election show In round figures that
the Joint Republican and third party
vote was 8 per cent short of the Re
publican vote four years ago, while
the Democratic vote In that state
shows a gain of 25 per cent over that
of 1908. It Is of special Interest to
speculate what will happen next No
vember throughout the nation if the
Republican and Democratic vote for
the national tickets happens to be af
fected as the gubernatorial vote this
month In Vermont has been affected
The New York Post has done some In
terestlng figuring along this line, and
as a net result it is shown that under
the contingencies mentioned President
Taft would carry only two states in
November, Rhode Island and Vermont,
all the others going for Governor Wil
son. The conclusions reached by the
To compute this result we should
have to deduct 8 per cent from the
rote cast for Taft four years ago and
apportion the remaining vote In the
ratio of 62 to 38 between Taft and
Roosevelt, and we should have to add
86 per cent to Bryan's vote In 1908
and give the "demnition total" to
Woodrow Wilson—ln other words, give
Taft 57 per cent and Roosevelt 85 per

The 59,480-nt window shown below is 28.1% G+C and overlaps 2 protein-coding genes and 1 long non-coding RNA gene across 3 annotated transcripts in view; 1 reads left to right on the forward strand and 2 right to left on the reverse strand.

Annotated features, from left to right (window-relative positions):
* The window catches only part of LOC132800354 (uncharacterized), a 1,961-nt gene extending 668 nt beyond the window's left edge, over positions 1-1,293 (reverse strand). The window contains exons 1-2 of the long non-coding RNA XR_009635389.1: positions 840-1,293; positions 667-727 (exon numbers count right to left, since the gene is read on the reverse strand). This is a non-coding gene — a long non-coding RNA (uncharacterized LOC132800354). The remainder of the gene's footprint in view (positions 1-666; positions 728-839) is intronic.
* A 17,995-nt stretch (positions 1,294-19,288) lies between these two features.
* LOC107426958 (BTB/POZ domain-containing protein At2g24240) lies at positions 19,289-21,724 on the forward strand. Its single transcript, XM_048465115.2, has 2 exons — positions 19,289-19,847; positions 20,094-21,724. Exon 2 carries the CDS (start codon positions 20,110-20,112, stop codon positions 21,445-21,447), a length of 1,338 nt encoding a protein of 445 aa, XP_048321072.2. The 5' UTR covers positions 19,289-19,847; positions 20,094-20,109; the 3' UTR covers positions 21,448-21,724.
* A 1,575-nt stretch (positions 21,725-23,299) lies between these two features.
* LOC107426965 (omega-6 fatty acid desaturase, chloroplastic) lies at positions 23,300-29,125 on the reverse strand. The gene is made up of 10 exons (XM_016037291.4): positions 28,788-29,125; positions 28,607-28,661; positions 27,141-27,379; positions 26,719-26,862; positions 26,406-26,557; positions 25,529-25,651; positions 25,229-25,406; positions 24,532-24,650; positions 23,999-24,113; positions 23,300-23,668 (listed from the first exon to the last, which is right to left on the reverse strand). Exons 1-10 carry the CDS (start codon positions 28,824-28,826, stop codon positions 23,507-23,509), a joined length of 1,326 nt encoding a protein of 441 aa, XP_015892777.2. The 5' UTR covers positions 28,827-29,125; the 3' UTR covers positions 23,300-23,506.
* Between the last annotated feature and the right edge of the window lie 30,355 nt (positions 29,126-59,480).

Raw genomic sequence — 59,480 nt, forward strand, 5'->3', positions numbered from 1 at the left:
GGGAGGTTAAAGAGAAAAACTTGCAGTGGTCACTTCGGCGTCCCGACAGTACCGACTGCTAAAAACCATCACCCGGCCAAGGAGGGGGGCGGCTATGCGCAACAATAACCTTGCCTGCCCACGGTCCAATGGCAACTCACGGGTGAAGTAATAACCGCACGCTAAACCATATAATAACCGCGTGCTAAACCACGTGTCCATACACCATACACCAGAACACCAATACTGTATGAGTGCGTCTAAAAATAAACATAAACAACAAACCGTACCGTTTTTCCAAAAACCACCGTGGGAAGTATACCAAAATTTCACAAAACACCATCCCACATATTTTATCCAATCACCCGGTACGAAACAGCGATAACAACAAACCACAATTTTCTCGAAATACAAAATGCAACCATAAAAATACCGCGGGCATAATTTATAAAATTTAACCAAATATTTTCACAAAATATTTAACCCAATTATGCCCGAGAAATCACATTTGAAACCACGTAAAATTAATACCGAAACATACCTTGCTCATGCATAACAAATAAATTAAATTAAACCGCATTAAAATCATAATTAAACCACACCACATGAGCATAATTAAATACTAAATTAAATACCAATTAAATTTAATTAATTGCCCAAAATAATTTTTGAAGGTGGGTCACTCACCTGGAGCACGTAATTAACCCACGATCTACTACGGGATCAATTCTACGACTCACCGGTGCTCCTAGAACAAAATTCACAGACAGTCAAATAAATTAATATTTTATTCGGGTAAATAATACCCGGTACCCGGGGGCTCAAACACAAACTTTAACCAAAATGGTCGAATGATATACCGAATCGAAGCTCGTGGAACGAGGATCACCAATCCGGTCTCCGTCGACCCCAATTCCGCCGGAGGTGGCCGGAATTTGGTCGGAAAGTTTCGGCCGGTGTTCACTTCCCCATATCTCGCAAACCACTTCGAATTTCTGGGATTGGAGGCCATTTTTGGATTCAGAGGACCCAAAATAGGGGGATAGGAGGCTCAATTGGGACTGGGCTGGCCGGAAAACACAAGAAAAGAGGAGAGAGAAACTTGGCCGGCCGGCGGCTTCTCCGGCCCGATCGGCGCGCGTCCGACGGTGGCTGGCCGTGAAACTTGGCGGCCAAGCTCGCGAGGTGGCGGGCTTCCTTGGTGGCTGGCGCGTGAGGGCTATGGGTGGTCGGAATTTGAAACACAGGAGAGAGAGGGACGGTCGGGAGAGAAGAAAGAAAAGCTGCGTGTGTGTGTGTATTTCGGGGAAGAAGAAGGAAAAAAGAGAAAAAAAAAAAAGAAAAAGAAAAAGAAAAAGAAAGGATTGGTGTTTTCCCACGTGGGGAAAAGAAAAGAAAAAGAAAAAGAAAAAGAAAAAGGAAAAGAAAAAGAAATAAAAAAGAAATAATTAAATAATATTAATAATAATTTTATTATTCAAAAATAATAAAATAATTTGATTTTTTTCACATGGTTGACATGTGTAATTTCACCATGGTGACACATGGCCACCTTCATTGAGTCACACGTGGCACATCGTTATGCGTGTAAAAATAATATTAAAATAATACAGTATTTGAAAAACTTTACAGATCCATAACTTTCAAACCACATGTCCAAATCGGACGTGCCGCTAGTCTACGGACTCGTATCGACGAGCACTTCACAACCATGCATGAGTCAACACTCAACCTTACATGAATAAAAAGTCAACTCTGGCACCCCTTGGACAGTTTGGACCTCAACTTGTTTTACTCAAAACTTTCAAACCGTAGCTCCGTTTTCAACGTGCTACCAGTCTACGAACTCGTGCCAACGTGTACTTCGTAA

cent of Taft's vote four years ago
and give Wilson 125 per cent of Bryan's
vote four years ago
The result in round numbers would
be as follows, so far as regards Taft
Alabama 14,000 93.000
Arkansas 32,000 109.000
California 122.000 100.000
Colorado 71,000 169.000
Connecticut 65,000 85,000
Delaware 14,000 2S 000
Florida 6,000 89,000
Georgia 24,000 90,000
Idaho 30,000 45,000
Illinois 360,000 603,000
Indiana 199,000 423000
lowa 157,000 22U.000
Kansas 113,000 201.000
Kentucky 136,000 806.000
Louisiana 61,000 79.000
Maine 38,000 44.000
Maryland 66,000 146.000
Massachusetts 152,000 194.000
Michigan 192,000 210,000
Minnesota 112,000 136,000
Mississippi 3,000 75,000
Missouri 199,000 448,000
Montana 18,000 33,000
Nebraska 73.000 164,000
Nevada 6.000 14,000
New Hampshire 30,000 42,000
New Jersey 151,000 203,000
New York 497.000 834.000
North Carolina 66,000 171,000
North Dakota 33,000 41,000
Ohio 327,000 628,000
Oklahoma 63,000 ir,::.nm
Oregon 36,000 48.000
Pennsylvania 426,000 661,000
Rhode Island 85,000 11,000
South Carolina 2,000 78,000
South Dakota 88,000 50.000
Tennessee 68,000 170,000
Texas 87,000 271.000
Utah 86.000 63,000
Vermont 23,000 14.000
Virginia 80,000 103.000
Washington 61,000 73.000
West Virginia 79,000 139.000
Wisconsin 142,000 108,000